The altar in central Seoul has all the features typically found at memorials in South Korea: a portrait of the deceased; burning candles; and long-stemmed chrysanthemums. It also has one unconventional item – a cup of instant ramen noodles.

The budget food item may seem out of place in a setting meant as a solemn memorial to a life cut short, but its inclusion provides a hint to the circumstances surrounding the passing of Kim Yong-kyun, a 24-year-old who was killed last month in an accident at a coal-fired power plant a couple of hours southeast of Seoul.

Kim was checking equipment on the night shift when he was pulled into a conveyor belt and crushed. After his death, surveillance camera footage showed Kim had been working alone, instead of making the rounds with a partner.

Labour advocates argued that if Kim had been working with someone, that person could have pulled the plug on the machinery and saved Kim’s life. They also accused his employer of cutting corners to reduce labour costs.

Instant ramen costs only a couple of dollars and is available at any grocery or convenience store, making it a common choice for anyone short on money, time, or both.

Police found three packets of ramen in Kim’s bag and photos of his meagre belongings circulated on social media. The noodles then emerged as an emblem of irregular workers’ plight; Koreans often greet each other with expressions that translate as “Have you had a meal?”, and the young man’s subsistence on cup ramen touched a cultural nerve as it indicated poverty and desperation.

“The demands of the work at the power plant mean that irregular workers on contracts aren’t able to have proper meals and end up eating cup ramen or food from the convenience store,” said Lee Tae-sung, who works at the same power plant Kim worked at and is a spokesman for irregular workers there.

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Kim’s death became a rallying cry for many South Koreans who feel that big companies are given free rein by the government to endanger workers by failing to properly train them or follow safety regulations.

Critics also blasted South Korea’s two-tier employment system, where some workers enjoy stable jobs with high wages and benefits, while a growing number are stuck earning much less on temporary contracts. Temporary workers are also more vulnerable to accidents, as they are often less experienced, and at times are assigned to dangerous tasks their permanent co-workers would rather avoid.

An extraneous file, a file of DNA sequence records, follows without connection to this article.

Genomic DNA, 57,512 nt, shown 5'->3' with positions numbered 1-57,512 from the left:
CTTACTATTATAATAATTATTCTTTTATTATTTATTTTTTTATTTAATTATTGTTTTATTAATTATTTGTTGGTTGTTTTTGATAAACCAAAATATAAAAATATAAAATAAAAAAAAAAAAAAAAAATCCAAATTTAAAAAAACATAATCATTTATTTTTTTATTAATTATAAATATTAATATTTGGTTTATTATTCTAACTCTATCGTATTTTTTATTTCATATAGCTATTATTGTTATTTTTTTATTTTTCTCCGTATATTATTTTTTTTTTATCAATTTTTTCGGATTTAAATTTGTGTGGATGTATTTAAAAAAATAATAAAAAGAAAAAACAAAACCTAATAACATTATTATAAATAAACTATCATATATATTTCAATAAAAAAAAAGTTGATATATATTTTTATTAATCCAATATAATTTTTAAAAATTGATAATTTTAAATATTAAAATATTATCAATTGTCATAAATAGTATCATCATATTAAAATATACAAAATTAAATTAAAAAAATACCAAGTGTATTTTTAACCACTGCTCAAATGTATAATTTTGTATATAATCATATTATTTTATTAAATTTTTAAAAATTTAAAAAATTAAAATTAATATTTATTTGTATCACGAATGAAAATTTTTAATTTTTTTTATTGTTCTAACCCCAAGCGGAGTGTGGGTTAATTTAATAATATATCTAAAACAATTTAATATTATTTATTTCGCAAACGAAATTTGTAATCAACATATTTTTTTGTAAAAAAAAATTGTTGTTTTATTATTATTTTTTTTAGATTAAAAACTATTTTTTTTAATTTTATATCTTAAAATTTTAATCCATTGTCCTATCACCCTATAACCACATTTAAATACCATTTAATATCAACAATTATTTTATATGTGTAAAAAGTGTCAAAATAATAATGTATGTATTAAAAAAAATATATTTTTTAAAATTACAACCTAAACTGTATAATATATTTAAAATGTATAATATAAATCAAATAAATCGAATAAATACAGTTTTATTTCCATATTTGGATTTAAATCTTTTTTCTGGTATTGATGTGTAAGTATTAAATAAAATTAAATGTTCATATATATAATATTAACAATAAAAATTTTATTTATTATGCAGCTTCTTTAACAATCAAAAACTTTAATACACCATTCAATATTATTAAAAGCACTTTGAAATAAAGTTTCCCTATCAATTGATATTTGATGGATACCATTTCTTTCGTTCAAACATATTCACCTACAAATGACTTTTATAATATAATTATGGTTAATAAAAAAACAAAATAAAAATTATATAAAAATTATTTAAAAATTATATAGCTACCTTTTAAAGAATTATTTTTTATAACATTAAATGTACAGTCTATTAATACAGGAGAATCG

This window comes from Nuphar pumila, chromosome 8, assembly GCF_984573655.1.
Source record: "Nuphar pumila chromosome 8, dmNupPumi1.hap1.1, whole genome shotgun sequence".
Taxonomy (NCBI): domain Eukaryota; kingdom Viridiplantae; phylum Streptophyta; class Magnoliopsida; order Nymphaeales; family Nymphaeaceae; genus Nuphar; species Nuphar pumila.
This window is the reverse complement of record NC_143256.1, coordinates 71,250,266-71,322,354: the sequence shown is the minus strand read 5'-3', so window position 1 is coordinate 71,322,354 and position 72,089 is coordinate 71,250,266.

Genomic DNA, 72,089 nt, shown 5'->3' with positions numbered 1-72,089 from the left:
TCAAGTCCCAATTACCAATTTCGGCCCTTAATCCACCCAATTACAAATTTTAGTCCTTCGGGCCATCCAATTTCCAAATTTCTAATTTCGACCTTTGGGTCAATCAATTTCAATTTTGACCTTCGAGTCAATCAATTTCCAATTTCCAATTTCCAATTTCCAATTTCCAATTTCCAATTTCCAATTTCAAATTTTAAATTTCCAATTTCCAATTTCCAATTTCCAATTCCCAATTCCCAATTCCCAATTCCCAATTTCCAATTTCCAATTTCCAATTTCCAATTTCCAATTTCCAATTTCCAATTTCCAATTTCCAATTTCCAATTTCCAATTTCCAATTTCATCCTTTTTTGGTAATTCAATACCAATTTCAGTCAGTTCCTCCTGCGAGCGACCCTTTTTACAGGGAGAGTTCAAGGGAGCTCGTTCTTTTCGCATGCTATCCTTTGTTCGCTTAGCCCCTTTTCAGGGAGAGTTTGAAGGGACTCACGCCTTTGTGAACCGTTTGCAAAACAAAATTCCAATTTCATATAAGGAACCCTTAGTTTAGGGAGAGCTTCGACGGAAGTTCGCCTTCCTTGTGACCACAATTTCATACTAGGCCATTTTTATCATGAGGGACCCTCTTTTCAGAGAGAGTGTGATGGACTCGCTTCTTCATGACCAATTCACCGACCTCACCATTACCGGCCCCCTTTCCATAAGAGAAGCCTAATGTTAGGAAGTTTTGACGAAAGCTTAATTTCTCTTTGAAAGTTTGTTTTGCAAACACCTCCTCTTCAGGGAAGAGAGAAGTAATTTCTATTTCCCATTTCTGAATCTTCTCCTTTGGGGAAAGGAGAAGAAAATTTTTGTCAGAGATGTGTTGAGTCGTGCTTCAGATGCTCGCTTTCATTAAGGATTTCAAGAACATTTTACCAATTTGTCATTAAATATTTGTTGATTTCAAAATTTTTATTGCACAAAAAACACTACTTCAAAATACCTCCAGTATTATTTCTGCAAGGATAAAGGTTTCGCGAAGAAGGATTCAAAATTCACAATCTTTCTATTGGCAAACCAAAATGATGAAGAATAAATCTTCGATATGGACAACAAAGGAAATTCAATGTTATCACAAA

Two months before his death, Kim posted a photo of himself on social media holding up a sign asking for a meeting with South Korean President Moon Jae-in to discuss the plight of irregular workers.

Kim also had a sad personal story. Born into a working-class family, he had studied and worked to gain a number of certifications he hoped would land him a good job, but at the age of 24, the best he had been able to do was the night shift on a temporary contract earning peanuts.

His case crystallised long-lingering resentment over South Korea’s growing inequality and high youth unemployment.

“The death of this young irregular worker has plunged our society into a deep sadness, and exposed the true nature of that society. It has shown how irresponsible the political establishment is, and how out of touch big business is, and how poor working conditions are,” said Na Do-won, an official from South Korea’s Labour Party.

The attendant outcry was taken up by liberal politicians who pushed for the passage, in late December, of legislation aimed at improving workplace safety, particularly for irregular workers.

The amendment to the industrial safety law was named after Kim Yong-kyun and mandates a number of measures to increase safety and accountability for companies. In particular, the law aims to curb the practice of big companies hiring irregular workers to handle dangerous tasks.

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Not everyone is happy about the changes. After the passage of the law, the conservative Chosun newspaper published an editorial complaining that the legislation “harms business activities and treats business owners as potential criminals”.

The editorial called on the government to make business a bigger priority, predicting that the government’s plan to raise the minimum wage and enact stricter regulations would cause many businesses to fold.

“When running a business is a path that leads to prison, where will jobs come from?” it asked. “Don’t we need to improve the safety of business owners too?”

Kim Mi-sook, Kim’s mother, has said she welcomes the passage of the law, but is not moving on yet, and hasn’t yet held a funeral for her son. She has pointed to data, released through the office of ruling party lawmaker Park Jeung, which shows that from 2008 to 2018, 12 workers lost their lives in accidents at the same power plant where her son died.

She is calling for the power plant to agree to allow an independent inspector of her choosing to assess the workplace and determine the precise circumstances of his death, and to check for any other unsafe working conditions. The protest movement that spurred the passage of the law is also vowing to continue, holding weekly rallies while pushing for a thorough investigation into Kim’s death, and maintaining the sombre memorial in central Seoul.

“I still can’t accept that my son is gone. The passage of this law won’t bring him back, but at least I can honourably face up to his memory now,” Kim told a South Korean broadcaster last week.